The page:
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Theory of mind is the social cognitive ability of assuming the contents of another beings mind. In the social world it is important to understand how to behave when one goes out in public when their family goes out to dinner at a restaurant, not what two plus four equals. Social cognition is separate from intelligence. Someone who may be socially awkward could be a completely brilliant chemist. The social learning theory is the work of one great Albert Bandura; it states that humans learn social behavior by simply observing others. For example, if a young child sees their parent has table manners and puts their napkin on their lap, then he/she will replicate that act.
There are links between children’s theory of mind and their everyday social competence. In an experiment aimed to examine whether the development of theory of mind is associated with social competence; and if social peer play relates with social competence in young children, it was found that both are connected. Youngsters who take part in social interactive play (i.e. interacting with others in a playful context) display social competence and higher rates of passing false belief tasks. Preschoolers whom partake in solitary play inversely relate with social competence and coincide with behavioral problems. But, not just any, it is role play that is the promoter of the development of a theory of mind. Role play enables children to simulate others’ mental states. There is a noteworthy importance of communicated collaboration during role play for the development of young children’s social aptitude. It is also achieved through engagement with a more skilled individual. Theory of mind means the ability to understand and predict the behavior and feelings of others. Children who have developed theory of mind are typically more socially interactive because they take the perspective of others, anticipate others’ intentions and understand their needs (Jenvey & Newton, 2010).
This ability typically develops around ages 4-5. It can be tested by using a standard false-belief task. False-belief is the recognition that people may have differing ideas about the same objective situation and that their behavior is driven by those ideas (Moore, Peterson, & Slaughter, 2013). In a study conducted to find if autism directly links to the inability to have such theory researchers tested children with mental retardation like Down syndrome, average toddlers, and autistic kids. Autistic children will consistently fail the false belief task while those with Down syndrome and average neurological development attributed that the doll that was used in this experiment had different knowledge. This justifies autistic subjects whom are unable to accredit beliefs to others hence they are at a crucial disadvantage when having to predict the behavior of other people (Baron-Cohen, Leslie, & Frith, 1985).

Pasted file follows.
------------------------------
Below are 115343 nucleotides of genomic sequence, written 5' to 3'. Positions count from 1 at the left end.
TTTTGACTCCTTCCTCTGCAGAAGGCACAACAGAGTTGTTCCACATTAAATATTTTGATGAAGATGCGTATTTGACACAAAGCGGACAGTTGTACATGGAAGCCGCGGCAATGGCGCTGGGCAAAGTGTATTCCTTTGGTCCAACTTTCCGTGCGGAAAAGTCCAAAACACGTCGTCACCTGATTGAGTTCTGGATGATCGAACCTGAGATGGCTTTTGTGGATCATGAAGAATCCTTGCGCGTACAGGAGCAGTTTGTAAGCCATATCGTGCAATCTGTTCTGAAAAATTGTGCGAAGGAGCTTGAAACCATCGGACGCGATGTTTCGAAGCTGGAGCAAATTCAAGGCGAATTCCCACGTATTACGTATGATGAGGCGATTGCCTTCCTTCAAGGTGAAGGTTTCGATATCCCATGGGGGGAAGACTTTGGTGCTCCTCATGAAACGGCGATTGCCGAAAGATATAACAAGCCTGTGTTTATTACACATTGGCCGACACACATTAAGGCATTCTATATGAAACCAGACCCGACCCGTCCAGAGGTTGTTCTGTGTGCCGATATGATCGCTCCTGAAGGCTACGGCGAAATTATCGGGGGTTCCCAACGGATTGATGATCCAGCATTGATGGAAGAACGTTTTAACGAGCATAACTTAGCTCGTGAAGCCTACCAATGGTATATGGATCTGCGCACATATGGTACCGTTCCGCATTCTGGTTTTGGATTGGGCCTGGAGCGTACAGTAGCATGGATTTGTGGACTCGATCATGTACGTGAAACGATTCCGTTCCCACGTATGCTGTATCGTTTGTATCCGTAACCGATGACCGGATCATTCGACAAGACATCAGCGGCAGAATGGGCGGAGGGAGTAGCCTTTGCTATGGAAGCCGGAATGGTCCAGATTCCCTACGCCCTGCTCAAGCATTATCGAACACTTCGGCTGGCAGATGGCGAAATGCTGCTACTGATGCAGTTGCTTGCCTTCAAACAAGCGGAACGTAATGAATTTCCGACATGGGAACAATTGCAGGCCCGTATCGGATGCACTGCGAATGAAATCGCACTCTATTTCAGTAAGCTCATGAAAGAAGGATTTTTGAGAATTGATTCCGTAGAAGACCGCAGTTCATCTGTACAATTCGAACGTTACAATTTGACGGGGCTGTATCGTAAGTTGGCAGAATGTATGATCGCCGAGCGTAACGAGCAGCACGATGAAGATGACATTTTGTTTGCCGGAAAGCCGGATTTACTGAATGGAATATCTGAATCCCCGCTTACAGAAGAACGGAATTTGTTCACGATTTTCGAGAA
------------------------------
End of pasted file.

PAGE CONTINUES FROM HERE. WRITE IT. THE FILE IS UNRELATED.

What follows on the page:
The attribution of a false belief proves to be more difficult in younger children (e.g. 3-4 year olds). 3-year-olds especially have difficulty attributing a false-belief (Hogrefe, Wimmer, & Perner, 1986). 4-year-olds could not attribute a second order belief and only a few 5-year-olds were able to ascribe second order false beliefs (Hogrefe, et al., 1986). A faction of 3-year-olds made competent attributions of false beliefs. Yet the population of 5- and 6-year-olds was much greater is solving the false-belief task. This suggests that between the ages 3 to 5, children undergo a transitional period in which they acquire first an understanding of somebody else’s ignorance before they come to appreciate, with about 1 year delay, another person’s false belief (Hogrefe, et al., 1986). This experiment will test the age at which a child will develop a theory of mind by testing a false-belief task. The researcher believes that by age 5 children will solve a false-belief task.
Subjects: I recruited my participants by asking a close friend Michelle Kerrigan, the owner of a local preschool and learning center, Joshua’s Tree if I could assess a few of her students for a collegiate study. She picked three children ages 3, 4, and 5 to play a part in my research of adolescent psychological development. After an agreement I met with 3-year-old Justin, boy, Caucasian/Jamaican; 4-year-old Erica, girl, Caucasian; and 5-year-old Tommy, boy, Caucasian. English is the primary language for all children. Children with diagnosed developmental, intellectual, or sensory disabilities were not included in this experiment.
Materials: I utilized a brown, red, and white cylindrical tootsie roll container, took out the candy, and replaced the contents with various toy rubber dinosaurs. The researcher included a red toy car reward for boys’ participation in this study and girls received a pink stuffed animal to motivate their contribution in this experiment.